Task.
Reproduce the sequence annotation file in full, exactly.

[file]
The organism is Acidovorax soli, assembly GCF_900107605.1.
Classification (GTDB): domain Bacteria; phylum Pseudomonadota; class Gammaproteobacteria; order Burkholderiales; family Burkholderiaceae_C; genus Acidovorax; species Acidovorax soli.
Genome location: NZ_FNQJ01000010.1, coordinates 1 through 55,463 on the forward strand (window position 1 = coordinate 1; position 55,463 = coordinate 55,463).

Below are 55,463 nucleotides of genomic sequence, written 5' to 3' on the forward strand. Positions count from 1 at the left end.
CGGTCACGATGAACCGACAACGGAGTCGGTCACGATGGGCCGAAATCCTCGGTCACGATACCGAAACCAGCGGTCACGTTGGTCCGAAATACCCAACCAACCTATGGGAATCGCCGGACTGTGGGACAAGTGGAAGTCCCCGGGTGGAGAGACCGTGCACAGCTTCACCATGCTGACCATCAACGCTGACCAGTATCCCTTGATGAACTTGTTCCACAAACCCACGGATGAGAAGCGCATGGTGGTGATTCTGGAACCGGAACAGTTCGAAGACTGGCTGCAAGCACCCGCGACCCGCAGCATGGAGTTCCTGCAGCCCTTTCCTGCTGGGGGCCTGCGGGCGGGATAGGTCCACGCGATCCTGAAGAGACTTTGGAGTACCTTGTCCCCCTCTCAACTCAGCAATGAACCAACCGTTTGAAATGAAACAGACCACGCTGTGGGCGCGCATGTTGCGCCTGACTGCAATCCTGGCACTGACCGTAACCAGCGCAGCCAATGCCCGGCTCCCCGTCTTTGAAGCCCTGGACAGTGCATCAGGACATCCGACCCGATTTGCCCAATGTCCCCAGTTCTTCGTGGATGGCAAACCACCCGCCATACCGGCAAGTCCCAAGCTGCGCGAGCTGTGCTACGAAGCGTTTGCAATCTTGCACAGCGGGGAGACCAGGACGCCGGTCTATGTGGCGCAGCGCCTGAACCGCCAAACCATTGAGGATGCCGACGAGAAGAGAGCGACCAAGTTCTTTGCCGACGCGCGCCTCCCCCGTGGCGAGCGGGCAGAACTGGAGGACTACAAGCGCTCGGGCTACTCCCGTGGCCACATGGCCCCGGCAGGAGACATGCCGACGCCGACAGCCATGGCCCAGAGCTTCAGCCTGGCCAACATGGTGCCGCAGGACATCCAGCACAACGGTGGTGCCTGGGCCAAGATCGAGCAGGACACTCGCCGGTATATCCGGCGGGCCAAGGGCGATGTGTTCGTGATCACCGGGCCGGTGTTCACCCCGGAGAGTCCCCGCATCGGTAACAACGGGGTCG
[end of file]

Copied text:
The organism is Acidovorax soli, assembly GCF_900107605.1.
Classification (GTDB): domain Bacteria; phylum Pseudomonadota; class Gammaproteobacteria; order Burkholderiales; family Burkholderiaceae_C; genus Acidovorax; species Acidovorax soli.
Genome location: NZ_FNQJ01000010.1, coordinates 1 through 55,463 on the forward strand (window position 1 = coordinate 1; position 55,463 = coordinate 55,463).

Below are 55,463 nucleotides of genomic sequence, written 5' to 3' on the forward strand. Positions count from 1 at the left end.
CGGTCACGATGAACCGACAACGGAGTCGGTCACGATGGGCCGAAATCCTCGGTCACGATACCGAAACCAGCGGTCACGTTGGTCCGAAATACCCAACCAACCTATGGGAATCGCCGGACTGTGGGACAAGTGGAAGTCCCCGGGTGGAGAGACCGTGCACAGCTTCACCATGCTGACCATCAACGCTGACCAGTATCCCTTGATGAACTTGTTCCACAAACCCACGGATGAGAAGCGCATGGTGGTGATTCTGGAACCGGAACAGTTCGAAGACTGGCTGCAAGCACCCGCGACCCGCAGCATGGAGTTCCTGCAGCCCTTTCCTGCTGGGGGCCTGCGGGCGGGATAGGTCCACGCGATCCTGAAGAGACTTTGGAGTACCTTGTCCCCCTCTCAACTCAGCAATGAACCAACCGTTTGAAATGAAACAGACCACGCTGTGGGCGCGCATGTTGCGCCTGACTGCAATCCTGGCACTGACCGTAACCAGCGCAGCCAATGCCCGGCTCCCCGTCTTTGAAGCCCTGGACAGTGCATCAGGACATCCGACCCGATTTGCCCAATGTCCCCAGTTCTTCGTGGATGGCAAACCACCCGCCATACCGGCAAGTCCCAAGCTGCGCGAGCTGTGCTACGAAGCGTTTGCAATCTTGCACAGCGGGGAGACCAGGACGCCGGTCTATGTGGCGCAGCGCCTGAACCGCCAAACCATTGAGGATGCCGACGAGAAGAGAGCGACCAAGTTCTTTGCCGACGCGCGCCTCCCCCGTGGCGAGCGGGCAGAACTGGAGGACTACAAGCGCTCGGGCTACTCCCGTGGCCACATGGCCCCGGCAGGAGACATGCCGACGCCGACAGCCATGGCCCAGAGCTTCAGCCTGGCCAACATGGTGCCGCAGGACATCCAGCACAACGGTGGTGCCTGGGCCAAGATCGAGCAGGACACTCGCCGGTATATCCGGCGGGCCAAGGGCGATGTGTTCGTGATCACCGGGCCGGTGTTCACCCCGGAGAGTCCCCGCATCGGTAACAACGGGGTCG